[Tagging] Feature Proposal - RFC - historic=marker

René Kirchhoff rene-kirchhoff at arcor.de
Sun Apr 28 19:49:57 UTC 2013


Then we have historic=memorial und memorial:type=plate
This is for http://en.wikipedia.org/wiki/Commemorative_plaque

gruß reneman

2013/4/28 Eric Polk <ericpolk at ca.rr.com>

> > Is this identical to information=board with board_type=historic ??
>
> They are similar in the information they present but there are structural
> differences the physical way they are presented.
>
> Information boards are flat surfaces that either mounted in a table top
> form or vertically as a flat display.  The content of an information board
> is printed onto the material, often covered with a sheet of clear plastic.
>  The signs are held up by either pre-fabricated metal poles that are welded
> together or by a wooden framework.  This format of presenting information
> is relatively inexpensive and easy to reproduce if replacement is needed.
>
> Historical markers are often made in the form of monuments of stonework,
> are set in large stones, or are placed on poles.  The marker itself is a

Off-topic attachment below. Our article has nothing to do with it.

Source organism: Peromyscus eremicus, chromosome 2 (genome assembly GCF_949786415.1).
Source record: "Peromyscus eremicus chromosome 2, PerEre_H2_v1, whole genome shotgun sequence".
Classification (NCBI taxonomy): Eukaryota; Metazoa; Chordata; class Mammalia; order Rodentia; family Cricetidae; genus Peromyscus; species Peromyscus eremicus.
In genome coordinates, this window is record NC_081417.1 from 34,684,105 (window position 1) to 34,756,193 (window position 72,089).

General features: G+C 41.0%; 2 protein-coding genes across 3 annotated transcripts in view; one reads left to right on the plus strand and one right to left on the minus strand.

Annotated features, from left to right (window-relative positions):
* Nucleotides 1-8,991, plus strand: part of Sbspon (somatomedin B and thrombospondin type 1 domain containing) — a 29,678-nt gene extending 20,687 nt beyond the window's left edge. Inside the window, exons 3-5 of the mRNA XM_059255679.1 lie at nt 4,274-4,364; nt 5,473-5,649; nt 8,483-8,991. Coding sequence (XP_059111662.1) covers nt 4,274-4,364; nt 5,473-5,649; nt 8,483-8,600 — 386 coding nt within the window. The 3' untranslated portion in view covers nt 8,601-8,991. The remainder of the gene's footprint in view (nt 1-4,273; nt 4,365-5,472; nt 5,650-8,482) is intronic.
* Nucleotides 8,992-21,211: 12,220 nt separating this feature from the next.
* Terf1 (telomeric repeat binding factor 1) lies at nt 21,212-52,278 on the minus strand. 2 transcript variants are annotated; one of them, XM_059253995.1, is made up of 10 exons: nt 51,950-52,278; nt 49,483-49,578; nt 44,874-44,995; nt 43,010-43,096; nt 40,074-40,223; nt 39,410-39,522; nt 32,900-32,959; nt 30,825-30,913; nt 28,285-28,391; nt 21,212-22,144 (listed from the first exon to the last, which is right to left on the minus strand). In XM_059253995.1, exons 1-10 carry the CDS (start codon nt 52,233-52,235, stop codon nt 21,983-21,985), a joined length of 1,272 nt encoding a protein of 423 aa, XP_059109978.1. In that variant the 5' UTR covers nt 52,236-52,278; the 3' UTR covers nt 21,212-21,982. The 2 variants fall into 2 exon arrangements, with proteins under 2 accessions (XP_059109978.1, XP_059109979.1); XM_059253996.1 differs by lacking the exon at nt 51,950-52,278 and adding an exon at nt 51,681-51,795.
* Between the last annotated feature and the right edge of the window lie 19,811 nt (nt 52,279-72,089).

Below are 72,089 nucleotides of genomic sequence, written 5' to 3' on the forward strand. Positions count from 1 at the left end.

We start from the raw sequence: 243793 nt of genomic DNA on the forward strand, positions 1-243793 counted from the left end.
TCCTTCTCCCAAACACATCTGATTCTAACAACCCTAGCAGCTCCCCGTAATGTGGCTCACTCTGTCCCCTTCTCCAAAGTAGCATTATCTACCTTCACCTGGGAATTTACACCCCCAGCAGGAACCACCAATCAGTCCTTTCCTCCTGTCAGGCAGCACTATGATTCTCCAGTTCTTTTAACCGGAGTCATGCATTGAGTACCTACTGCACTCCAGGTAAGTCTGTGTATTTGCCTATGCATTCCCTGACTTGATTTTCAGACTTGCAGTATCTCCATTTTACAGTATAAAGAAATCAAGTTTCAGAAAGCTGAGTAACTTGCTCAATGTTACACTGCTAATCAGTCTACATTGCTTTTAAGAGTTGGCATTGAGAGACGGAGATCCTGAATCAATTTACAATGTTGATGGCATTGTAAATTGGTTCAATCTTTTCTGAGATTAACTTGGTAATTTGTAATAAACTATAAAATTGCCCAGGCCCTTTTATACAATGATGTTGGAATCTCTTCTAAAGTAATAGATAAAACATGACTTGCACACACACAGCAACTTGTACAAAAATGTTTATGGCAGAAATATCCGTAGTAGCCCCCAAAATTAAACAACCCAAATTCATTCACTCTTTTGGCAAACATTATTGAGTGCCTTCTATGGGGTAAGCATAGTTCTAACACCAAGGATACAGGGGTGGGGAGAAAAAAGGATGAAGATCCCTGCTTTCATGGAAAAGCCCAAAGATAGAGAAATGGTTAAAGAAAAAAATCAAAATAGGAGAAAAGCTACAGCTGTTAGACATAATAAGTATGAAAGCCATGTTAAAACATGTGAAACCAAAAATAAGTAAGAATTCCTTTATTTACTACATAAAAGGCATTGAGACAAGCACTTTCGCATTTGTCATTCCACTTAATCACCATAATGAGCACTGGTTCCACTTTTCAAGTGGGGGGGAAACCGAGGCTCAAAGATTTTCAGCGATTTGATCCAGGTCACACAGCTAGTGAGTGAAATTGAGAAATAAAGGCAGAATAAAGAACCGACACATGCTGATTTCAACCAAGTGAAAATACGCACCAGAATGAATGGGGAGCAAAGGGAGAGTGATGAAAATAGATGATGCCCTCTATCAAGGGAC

> metal plate that is either embossed, cast, or stamped with the text of the
> marker.  This format of presenting information is expensive to initially
> produce and replace if damaged due to the more permanent nature of the
> materials used.
>
> The agency that creates the content is also different between the two.
>
> Information boards are created by a wide range of agencies, companies, or
> organizations.  No formal list is kept of the information boards and there
> is no formal set of criteria for what makes the site valid for recognition.
>
> By contrast, historical markers are usually placed by governmental
> agencies that have a set of criteria that they use to determine the
> historic importance and relevance of a site before authorizing a marker.
>  Official lists are kept of the sites and new additions must be submitted
> for review.
>
> There are a few exceptions to the governmental role in the placement of
> some historical markers.  There are a number of organizations that do place
> historical markers, sometimes in cooperation with government agencies, and
> other times independently.  Examples are the Native Sons and Daughters of
> the Golden West and the Daughters of the American Revolution.  These
> organizations often have historical preservation as one of their goals and
> do have standards for what qualifies as a historic marker site.
>
> My overall reason for not tagging historic markers as information boards
> is that the are physically similar to monuments and memorials.
>
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